divide number list in 4

This is a discussion on divide number list in 4 within the C++ Programming forums, part of the General Programming Boards category; Hi I'm currently learning c++ from a book which asks a question: Write a program to compute and print the ...

  1. #1
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    divide number list in 4

    Hi I'm currently learning c++ from a book which asks a question:
    Write a program to compute and print the quartiles (that is, the quarter of the numbers with the largest values, the next highest quarter, and so on) of a set of integers.

    I have to do this using std::vector but depending on the list's size it is unable to be divided evenly into 4. Could anyone please tell me the solution?

  2. #2
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    This seems like homework , so do it yourself!!

    Come back when you have trouble with a specific piece of code!

  3. #3
    Registered User major_small's Avatar
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    Quote Originally Posted by mudmonkey
    ...depending on the list's size it is unable to be divided evenly into 4. Could anyone please tell me the solution?
    actually, the best way to go about a problem like this is in a non-programatic way--think about it this way--you're given 30 coins, and you have to split them as per your instructions. how would you go about doin that? (remember, we're talking about change on your desk--this has nothing to do with programming yet)

    after you do it, think about what you just did, and write it down. you now have the pseudocode for your algorithm. now you just have to know how to write code to fit that algorithm.

    believe it or not, the "figuring out how to do it" part is the most challenging part of programming. "learning C++" is simply learning a language, but the actual science behind it is what makes the field fun and interesting.
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  4. #4
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    I'm trying to understand what you mean. As an example...



    Say you have a list of numbers.

    3,5,7,1,89,4,6,3:


    First quarter: 89, 7

    Second quarter: 6, 5

    Thrid quarter: 4, 3

    Fourth quarter: 3, 1



    Is this what you mean? In order for the
    list to be split into quarters the
    total number of elements in the list
    has to be a exactly divisible by 4.

    Let's say I had nine instead of eight
    elements- using the first example again.

    3,5,7,1,89,4,6,3,12

    First quarter: 89, 12

    second quarter:7,6

    Third quarter:5,4

    Fourth quarter:3,3

    Left over(s): 1

    What you intend to do with the left overs
    is up to you. But clearly, you cannot divide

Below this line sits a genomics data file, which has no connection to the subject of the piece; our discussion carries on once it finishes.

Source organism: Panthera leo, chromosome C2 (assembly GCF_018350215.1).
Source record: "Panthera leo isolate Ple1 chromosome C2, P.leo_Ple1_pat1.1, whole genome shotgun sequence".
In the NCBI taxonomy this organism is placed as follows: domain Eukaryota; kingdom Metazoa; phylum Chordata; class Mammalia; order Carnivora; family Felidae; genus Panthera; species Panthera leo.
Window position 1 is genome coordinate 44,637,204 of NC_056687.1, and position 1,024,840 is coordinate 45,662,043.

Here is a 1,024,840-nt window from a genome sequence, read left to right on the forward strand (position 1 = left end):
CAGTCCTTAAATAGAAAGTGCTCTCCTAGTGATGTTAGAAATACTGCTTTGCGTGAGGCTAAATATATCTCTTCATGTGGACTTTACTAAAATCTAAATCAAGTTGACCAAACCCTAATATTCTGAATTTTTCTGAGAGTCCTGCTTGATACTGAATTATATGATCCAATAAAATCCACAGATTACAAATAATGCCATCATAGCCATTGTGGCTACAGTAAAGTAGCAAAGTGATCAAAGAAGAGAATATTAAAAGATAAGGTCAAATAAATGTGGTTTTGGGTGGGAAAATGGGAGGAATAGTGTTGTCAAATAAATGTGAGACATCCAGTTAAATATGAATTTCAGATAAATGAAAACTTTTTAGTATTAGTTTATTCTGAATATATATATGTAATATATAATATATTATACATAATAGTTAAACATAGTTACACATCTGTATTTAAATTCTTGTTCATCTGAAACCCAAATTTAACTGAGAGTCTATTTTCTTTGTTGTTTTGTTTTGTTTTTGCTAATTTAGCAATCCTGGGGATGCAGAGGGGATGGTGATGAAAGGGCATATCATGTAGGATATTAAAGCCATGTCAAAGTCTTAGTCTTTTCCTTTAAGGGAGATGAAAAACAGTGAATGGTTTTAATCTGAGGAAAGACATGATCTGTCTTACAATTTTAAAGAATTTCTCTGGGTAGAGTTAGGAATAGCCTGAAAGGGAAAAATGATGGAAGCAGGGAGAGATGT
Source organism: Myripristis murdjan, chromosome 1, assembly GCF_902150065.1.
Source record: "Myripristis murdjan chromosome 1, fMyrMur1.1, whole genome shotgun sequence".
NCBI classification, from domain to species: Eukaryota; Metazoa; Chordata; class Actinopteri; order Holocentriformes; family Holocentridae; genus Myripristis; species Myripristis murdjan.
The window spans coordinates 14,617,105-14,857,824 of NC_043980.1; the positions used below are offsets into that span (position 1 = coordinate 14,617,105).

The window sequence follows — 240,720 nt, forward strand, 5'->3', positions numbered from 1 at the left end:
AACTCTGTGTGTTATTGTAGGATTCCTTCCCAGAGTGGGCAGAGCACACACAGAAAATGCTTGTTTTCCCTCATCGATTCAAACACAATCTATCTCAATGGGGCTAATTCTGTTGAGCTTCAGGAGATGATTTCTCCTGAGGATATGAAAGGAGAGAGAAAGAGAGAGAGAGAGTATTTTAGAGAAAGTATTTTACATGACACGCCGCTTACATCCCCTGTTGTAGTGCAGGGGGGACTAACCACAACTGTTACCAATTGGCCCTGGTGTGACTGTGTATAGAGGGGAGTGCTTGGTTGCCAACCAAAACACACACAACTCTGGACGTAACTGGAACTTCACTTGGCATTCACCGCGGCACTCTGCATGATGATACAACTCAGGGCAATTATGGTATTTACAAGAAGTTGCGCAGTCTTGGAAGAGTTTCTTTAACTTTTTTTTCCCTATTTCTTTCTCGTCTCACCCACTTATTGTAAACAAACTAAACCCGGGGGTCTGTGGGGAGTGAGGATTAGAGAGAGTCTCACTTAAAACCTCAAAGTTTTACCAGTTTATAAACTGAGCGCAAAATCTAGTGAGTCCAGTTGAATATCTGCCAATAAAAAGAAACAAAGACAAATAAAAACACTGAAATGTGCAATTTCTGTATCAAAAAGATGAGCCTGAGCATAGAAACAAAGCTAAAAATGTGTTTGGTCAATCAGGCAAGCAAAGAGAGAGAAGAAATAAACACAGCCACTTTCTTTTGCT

a list of nine elements evenly into four.

    I have written a code for you which does as you ask, if indeed I
    have interpreted what you mean correctly. It should be easy to
    understand and you may want to use a function to call each quarter.


    Code:
    #include<iostream>
    
    using namespace std;
    
    int main()
    {
      int array[81];
      int count=0;
      int terminate=0;
    
      // store numbers inside an array
      while (terminate==0)
      {   
        
        cout<<"Enter number or 0 to quit:";
        cin>>array[count];
        
        
            if(array[count]==0)
            {
              terminate=1;
            }    
    
             count++;
      
      }
    
    // Find out what each quarter of the total list is
    // Note it has to be 'int' rather than 'float'
     
     int quarter=(count-1)/4;
     int quarter_2= 2*quarter;
     int quarter_3= 3*quarter;
     int quarter_4= 4*quarter;
     int left_over= (count-1)-quarter_4;  // if the list is not divisible by 4
     
    
     
    
     
     
     //Begin to order list of numbers in descending order
     //Use method similar to bubble sort
     
     
     for (int a=0; a<count-1; a++)
     {
         for (int b=0; b<count-1; b++)
         {
             
             if(array[a]>array[b])
             {   
                 int temp,temp_2;
                 temp=array[b];
                 temp_2=array[a];
                 array[b]=temp_2;
                 array[a]=temp;
             }
         }
     }
                 // You can put this into a function if you want
                 cout<<""<<endl;
                 cout<<""<<endl;
                 cout<<"First quarter:"<<endl;
                 for (int m=0; m<quarter; m++)
                 {
                     
                     cout<<array[m]<<",";
                 }  
                 cout<<""<<endl;